Violence is a common phenomenon both in regular and forensic psychiatric settings, and has a profound impact on staff and other patients. Insight into the individual risk factors associated with violence in forensic psychiatric settings is rare and is therefore the subject of this research. A retrospective file study in three medium security units in Flanders was conducted to compare non-violent inpatients with inpatients who engaged in (verbal and physical) violent behavior. Binary logistic regression analyses were used to examine which variables contributed independently to the risk of violence...
October 5, 2016: Journal of Interpersonal Violence
Leslie J Sattler, Kristie A Thomas, Tamara L Cadet
Youth violence in high schools is a pervasive and persistent problem in the United States. Students engage in physical fights, experience bullying and teen dating violence (TDV), are threatened with weapons, and miss school due to safety concerns. However, despite theoretical support, research has not sufficiently addressed the relationship between students' fear and fighting at school. This secondary analysis used data from the 2013 Youth Risk Behavior Survey (n = 13,583) to examine the relationship between fear at school, victimization, and engagement in fighting at school among high school students...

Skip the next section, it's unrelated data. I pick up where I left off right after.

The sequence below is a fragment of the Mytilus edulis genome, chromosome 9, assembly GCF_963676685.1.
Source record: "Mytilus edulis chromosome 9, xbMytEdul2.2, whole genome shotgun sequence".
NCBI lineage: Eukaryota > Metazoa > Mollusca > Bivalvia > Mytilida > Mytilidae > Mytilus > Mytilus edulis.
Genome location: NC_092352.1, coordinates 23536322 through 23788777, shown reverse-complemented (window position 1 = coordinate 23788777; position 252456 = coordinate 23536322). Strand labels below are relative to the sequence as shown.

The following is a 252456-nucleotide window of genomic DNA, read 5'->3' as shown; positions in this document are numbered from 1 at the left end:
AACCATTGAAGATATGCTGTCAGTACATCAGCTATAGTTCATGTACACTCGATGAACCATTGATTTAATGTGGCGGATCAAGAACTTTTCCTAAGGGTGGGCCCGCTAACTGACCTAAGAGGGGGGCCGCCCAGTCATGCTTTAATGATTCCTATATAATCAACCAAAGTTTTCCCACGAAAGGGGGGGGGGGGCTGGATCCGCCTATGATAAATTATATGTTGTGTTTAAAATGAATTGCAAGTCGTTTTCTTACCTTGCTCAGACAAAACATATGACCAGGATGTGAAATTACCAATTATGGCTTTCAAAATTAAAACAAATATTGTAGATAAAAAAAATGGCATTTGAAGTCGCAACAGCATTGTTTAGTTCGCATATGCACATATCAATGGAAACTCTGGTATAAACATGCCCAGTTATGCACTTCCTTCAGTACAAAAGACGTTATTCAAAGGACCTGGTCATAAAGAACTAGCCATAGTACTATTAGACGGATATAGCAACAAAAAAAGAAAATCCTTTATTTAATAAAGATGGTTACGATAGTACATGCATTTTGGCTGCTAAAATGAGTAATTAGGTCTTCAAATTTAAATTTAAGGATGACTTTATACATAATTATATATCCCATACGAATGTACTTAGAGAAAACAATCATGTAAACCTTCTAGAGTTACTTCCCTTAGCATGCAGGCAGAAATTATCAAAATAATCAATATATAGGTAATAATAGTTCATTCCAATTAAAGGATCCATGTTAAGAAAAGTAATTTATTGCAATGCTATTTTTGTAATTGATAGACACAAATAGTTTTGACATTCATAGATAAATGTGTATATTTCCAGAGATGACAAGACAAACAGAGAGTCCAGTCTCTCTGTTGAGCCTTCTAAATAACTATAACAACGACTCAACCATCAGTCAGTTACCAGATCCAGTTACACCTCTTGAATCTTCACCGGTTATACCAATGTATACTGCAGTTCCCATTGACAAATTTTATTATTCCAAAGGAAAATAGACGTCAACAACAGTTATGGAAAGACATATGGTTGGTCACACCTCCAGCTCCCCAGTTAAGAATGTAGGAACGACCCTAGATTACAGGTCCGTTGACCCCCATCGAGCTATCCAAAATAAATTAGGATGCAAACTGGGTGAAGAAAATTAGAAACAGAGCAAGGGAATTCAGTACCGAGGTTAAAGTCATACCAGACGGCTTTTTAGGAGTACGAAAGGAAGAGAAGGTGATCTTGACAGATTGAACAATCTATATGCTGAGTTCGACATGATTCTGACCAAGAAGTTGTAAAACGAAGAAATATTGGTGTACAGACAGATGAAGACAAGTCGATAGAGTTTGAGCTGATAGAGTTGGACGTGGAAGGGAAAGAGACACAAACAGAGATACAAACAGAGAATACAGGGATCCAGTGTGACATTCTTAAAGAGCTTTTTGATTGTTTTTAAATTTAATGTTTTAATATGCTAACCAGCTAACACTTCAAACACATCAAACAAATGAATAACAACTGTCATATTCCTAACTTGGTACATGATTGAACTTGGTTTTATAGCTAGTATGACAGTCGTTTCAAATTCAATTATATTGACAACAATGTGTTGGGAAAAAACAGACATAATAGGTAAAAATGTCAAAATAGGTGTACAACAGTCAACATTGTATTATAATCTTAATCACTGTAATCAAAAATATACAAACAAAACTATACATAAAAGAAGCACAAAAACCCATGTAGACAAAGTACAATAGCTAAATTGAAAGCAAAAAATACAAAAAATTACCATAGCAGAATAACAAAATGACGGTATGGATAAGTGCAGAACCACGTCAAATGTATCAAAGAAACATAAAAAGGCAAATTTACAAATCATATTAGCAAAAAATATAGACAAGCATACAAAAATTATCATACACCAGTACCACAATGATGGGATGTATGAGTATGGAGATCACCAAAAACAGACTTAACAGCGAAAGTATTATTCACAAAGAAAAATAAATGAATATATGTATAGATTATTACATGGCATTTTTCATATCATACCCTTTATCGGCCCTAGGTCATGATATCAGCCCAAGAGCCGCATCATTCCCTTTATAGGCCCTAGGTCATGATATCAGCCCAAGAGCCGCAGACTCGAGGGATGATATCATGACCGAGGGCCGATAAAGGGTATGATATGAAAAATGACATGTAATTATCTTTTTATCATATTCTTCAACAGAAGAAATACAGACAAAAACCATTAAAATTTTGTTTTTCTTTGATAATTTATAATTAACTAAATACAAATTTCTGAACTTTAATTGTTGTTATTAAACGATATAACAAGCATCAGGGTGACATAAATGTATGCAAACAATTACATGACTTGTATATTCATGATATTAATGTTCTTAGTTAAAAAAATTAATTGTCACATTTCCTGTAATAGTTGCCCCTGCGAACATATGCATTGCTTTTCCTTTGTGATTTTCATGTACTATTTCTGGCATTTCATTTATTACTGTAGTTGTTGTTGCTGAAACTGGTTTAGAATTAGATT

October 3, 2016: Journal of Interpersonal Violence
Fatemeh Alizadeh Maralani, Mirmahmoud Mirnasab, Touraj Hashemi
The link between inappropriate parenting style and both bullying and victimization is well documented. However, it is not clear as to which kind of parenting style is associated with victimization. Furthermore, no studies have yet been conducted regarding the role of parental stress in bullying and victimization. This study aimed to examine the role of parenting styles and maternal stress in pupils' bullying and victimization. A total of 300 primary school pupils, enrolled in fourth and fifth grades, participated in the study...
October 3, 2016: Journal of Interpersonal Violence
Anastasia Powell, Nicola Henry